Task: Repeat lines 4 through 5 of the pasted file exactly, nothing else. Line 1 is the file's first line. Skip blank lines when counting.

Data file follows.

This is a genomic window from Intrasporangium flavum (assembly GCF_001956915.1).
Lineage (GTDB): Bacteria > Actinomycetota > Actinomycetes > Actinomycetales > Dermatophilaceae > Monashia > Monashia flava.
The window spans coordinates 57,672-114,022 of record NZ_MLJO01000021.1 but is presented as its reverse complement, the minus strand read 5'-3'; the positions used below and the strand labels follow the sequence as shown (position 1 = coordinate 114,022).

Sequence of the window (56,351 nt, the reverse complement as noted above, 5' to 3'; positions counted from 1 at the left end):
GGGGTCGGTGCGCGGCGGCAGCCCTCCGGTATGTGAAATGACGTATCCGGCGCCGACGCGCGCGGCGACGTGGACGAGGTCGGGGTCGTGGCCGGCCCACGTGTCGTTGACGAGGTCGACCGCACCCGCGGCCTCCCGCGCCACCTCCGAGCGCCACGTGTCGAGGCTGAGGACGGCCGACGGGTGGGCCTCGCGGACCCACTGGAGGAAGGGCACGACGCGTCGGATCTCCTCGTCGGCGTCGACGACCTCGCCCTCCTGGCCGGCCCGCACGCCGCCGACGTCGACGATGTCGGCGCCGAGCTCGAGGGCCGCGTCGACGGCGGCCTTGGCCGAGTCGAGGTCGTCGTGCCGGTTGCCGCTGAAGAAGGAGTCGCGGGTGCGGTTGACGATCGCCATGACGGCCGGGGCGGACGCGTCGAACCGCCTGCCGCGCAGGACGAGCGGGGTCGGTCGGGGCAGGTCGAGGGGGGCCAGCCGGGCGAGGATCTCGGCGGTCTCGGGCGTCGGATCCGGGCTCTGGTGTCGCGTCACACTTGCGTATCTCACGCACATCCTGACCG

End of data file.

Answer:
Sequence of the window (56,351 nt, the reverse complement as noted above, 5' to 3'; positions counted from 1 at the left end):
GGGGTCGGTGCGCGGCGGCAGCCCTCCGGTATGTGAAATGACGTATCCGGCGCCGACGCGCGCGGCGACGTGGACGAGGTCGGGGTCGTGGCCGGCCCACGTGTCGTTGACGAGGTCGACCGCACCCGCGGCCTCCCGCGCCACCTCCGAGCGCCACGTGTCGAGGCTGAGGACGGCCGACGGGTGGGCCTCGCGGACCCACTGGAGGAAGGGCACGACGCGTCGGATCTCCTCGTCGGCGTCGACGACCTCGCCCTCCTGGCCGGCCCGCACGCCGCCGACGTCGACGATGTCGGCGCCGAGCTCGAGGGCCGCGTCGACGGCGGCCTTGGCCGAGTCGAGGTCGTCGTGCCGGTTGCCGCTGAAGAAGGAGTCGCGGGTGCGGTTGACGATCGCCATGACGGCCGGGGCGGACGCGTCGAACCGCCTGCCGCGCAGGACGAGCGGGGTCGGTCGGGGCAGGTCGAGGGGGGCCAGCCGGGCGAGGATCTCGGCGGTCTCGGGCGTCGGATCCGGGCTCTGGTGTCGCGTCACACTTGCGTATCTCACGCACATCCTGACCG